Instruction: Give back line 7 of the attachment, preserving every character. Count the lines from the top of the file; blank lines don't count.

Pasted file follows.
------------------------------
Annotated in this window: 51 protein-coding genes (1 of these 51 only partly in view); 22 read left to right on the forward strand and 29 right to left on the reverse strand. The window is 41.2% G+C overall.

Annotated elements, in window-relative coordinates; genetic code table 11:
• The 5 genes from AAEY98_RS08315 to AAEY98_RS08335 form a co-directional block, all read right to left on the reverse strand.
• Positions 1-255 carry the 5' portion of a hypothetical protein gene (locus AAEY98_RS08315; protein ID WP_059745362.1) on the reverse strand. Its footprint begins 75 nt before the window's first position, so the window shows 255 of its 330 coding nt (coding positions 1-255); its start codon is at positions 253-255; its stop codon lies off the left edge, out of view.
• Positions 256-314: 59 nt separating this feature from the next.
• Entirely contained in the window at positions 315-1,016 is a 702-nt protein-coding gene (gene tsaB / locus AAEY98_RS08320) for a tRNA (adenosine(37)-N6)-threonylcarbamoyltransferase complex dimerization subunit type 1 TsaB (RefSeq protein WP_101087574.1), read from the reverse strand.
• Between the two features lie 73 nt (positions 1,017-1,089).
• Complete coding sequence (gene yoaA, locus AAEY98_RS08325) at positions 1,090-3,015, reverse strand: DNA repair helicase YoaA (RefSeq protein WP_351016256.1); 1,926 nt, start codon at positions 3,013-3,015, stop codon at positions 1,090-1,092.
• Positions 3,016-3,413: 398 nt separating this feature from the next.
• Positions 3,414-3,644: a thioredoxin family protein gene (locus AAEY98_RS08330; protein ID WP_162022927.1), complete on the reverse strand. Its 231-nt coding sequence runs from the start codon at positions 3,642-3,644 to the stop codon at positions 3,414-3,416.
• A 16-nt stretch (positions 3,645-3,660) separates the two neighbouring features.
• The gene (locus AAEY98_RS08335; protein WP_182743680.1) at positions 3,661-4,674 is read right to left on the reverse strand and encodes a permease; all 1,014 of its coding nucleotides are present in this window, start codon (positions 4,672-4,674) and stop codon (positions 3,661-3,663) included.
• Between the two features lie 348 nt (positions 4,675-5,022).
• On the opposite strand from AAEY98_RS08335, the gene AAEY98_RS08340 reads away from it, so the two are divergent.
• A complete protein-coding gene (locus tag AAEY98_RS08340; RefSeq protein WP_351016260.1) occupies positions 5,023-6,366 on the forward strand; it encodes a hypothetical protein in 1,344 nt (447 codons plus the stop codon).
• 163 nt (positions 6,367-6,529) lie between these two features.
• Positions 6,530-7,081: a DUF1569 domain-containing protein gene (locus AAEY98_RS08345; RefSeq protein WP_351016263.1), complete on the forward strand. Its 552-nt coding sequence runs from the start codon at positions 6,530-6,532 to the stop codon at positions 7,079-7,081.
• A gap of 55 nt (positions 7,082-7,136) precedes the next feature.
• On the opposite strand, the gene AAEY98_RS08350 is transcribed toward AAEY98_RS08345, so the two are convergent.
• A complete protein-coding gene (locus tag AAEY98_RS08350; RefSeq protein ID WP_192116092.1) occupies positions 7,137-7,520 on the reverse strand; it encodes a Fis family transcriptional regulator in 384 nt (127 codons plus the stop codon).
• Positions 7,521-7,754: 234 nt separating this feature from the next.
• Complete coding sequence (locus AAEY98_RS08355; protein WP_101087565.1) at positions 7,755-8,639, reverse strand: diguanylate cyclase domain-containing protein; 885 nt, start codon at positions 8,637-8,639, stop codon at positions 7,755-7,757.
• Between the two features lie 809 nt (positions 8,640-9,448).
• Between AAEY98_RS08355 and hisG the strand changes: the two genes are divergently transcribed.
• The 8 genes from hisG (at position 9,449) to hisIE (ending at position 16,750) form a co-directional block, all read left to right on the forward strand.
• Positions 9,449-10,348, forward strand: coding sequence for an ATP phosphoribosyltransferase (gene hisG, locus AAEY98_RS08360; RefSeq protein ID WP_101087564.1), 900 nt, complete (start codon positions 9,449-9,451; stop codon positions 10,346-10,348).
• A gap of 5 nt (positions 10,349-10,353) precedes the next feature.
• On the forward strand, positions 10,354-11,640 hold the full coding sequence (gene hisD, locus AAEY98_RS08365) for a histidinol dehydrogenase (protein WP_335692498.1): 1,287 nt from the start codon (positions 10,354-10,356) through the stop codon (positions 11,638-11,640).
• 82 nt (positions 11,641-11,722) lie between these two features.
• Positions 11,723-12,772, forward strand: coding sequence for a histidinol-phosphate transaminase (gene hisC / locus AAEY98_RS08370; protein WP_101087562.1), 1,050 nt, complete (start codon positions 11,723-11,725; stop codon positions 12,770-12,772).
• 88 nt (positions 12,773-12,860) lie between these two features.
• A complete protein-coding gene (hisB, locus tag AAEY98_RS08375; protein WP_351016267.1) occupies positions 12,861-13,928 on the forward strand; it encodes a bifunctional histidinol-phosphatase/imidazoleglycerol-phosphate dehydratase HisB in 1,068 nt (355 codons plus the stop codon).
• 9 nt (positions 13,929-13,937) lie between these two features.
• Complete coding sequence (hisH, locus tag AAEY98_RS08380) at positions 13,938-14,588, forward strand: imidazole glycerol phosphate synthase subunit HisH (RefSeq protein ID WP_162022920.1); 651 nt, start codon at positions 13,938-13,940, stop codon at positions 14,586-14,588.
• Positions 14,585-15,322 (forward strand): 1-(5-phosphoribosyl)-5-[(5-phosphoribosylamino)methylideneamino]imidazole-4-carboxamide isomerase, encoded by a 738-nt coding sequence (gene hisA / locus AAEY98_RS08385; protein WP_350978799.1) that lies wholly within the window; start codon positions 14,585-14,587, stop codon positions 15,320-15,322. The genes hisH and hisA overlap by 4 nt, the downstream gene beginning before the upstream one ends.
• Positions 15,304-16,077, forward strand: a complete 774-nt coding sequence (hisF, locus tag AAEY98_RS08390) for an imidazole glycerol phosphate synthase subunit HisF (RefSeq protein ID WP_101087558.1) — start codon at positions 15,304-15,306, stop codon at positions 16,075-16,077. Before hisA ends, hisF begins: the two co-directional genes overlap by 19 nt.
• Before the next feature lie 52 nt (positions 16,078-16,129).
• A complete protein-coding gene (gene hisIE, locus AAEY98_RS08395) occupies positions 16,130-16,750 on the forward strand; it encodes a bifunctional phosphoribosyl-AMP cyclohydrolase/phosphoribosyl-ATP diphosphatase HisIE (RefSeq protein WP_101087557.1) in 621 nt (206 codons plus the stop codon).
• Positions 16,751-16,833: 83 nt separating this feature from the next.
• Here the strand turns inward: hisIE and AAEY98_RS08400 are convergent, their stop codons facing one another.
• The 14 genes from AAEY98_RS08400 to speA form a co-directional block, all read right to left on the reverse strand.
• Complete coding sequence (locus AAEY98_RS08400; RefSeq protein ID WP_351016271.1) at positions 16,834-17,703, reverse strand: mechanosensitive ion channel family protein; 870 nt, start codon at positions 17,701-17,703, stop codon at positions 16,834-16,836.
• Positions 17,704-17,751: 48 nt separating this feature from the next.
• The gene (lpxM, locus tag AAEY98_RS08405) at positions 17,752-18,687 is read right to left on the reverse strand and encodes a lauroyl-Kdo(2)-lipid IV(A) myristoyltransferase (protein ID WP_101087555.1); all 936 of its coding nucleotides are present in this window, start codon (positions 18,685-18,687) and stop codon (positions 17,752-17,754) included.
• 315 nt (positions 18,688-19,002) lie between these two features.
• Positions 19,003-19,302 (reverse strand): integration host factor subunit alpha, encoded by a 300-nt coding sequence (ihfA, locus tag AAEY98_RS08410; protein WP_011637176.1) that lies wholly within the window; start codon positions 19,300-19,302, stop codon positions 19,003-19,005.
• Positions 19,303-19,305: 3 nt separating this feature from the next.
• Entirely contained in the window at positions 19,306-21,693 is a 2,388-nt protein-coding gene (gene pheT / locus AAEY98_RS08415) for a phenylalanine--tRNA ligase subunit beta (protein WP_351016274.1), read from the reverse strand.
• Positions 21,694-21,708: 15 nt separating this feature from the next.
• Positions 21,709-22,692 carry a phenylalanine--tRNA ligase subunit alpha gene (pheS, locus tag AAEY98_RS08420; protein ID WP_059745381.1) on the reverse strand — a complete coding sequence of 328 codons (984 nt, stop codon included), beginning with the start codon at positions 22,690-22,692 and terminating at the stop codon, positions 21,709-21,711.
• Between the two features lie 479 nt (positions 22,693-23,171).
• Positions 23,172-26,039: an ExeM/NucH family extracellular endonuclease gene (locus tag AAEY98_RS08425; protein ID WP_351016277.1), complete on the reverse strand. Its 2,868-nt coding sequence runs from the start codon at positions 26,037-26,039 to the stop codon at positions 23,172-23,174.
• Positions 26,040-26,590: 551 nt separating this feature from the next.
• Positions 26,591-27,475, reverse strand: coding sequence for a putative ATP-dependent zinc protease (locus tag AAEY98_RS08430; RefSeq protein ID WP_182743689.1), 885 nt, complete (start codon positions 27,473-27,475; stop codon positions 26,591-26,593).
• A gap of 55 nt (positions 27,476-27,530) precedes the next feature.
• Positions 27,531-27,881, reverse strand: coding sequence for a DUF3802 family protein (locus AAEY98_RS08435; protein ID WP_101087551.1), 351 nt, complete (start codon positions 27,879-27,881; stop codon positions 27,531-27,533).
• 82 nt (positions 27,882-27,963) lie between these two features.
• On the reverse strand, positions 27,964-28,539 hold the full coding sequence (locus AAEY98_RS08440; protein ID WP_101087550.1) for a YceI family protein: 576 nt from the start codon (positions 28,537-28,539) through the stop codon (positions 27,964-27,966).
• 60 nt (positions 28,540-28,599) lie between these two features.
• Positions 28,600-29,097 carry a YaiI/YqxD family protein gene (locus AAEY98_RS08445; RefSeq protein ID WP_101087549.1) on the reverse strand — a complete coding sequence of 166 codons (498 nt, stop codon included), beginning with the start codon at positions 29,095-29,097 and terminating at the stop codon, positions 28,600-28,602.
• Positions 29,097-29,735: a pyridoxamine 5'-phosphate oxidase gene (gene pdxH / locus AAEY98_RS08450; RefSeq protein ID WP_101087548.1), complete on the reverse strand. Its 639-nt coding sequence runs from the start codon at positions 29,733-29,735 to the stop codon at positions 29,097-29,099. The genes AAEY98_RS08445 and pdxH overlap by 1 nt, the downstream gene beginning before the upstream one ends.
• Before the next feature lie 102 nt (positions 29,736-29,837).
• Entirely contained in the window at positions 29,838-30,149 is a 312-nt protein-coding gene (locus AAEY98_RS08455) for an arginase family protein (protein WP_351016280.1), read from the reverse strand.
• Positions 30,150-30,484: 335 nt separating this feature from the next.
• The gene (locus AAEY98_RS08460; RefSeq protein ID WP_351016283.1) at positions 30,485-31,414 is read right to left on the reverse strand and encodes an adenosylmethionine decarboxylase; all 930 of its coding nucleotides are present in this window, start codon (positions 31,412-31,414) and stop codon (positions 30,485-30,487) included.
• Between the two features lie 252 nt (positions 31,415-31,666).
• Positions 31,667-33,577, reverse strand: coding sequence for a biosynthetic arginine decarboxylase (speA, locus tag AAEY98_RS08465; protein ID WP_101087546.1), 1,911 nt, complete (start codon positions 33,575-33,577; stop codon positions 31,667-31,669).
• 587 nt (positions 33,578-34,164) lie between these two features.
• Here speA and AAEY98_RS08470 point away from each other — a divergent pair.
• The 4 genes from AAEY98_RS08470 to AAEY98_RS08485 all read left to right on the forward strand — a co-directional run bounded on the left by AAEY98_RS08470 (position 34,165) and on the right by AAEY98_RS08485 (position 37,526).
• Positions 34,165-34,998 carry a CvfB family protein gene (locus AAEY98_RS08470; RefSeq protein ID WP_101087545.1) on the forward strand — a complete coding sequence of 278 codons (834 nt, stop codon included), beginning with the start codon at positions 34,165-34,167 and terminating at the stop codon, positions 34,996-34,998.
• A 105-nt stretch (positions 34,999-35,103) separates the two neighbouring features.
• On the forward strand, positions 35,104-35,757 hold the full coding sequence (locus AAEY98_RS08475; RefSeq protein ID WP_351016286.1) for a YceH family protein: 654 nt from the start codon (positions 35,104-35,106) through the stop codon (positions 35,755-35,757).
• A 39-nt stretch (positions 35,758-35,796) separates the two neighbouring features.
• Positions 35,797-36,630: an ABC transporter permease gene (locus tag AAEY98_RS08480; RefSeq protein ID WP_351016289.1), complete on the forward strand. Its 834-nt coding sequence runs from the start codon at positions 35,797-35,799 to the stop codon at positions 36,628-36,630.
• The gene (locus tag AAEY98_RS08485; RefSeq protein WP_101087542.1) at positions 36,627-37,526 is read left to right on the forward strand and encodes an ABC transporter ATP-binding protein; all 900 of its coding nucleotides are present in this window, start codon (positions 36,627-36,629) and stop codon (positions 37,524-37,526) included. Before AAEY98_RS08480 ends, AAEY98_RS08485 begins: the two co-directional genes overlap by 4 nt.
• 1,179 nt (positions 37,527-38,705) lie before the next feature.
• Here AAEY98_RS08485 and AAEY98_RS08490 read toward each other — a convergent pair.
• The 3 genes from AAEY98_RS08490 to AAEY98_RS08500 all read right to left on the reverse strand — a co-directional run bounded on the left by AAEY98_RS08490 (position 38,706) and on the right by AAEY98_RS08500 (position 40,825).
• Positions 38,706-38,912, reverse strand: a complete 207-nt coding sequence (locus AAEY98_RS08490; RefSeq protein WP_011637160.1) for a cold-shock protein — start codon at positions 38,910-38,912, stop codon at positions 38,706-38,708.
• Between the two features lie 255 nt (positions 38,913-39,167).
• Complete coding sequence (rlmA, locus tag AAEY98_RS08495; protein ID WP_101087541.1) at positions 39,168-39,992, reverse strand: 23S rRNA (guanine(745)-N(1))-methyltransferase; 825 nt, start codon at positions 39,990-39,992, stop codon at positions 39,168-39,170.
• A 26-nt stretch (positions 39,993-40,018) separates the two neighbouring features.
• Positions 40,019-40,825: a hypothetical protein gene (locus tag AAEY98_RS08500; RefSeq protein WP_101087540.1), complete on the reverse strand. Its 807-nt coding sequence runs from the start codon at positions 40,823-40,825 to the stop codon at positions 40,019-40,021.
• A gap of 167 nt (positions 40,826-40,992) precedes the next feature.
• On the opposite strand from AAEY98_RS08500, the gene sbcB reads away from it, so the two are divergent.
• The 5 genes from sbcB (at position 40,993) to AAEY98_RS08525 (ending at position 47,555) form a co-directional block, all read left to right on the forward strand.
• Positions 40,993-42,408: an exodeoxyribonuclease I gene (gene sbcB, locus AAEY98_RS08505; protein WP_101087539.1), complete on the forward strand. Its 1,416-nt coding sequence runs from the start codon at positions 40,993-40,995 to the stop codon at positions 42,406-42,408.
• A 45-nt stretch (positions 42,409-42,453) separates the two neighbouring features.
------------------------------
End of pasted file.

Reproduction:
• Between the two features lie 73 nt (positions 1,017-1,089).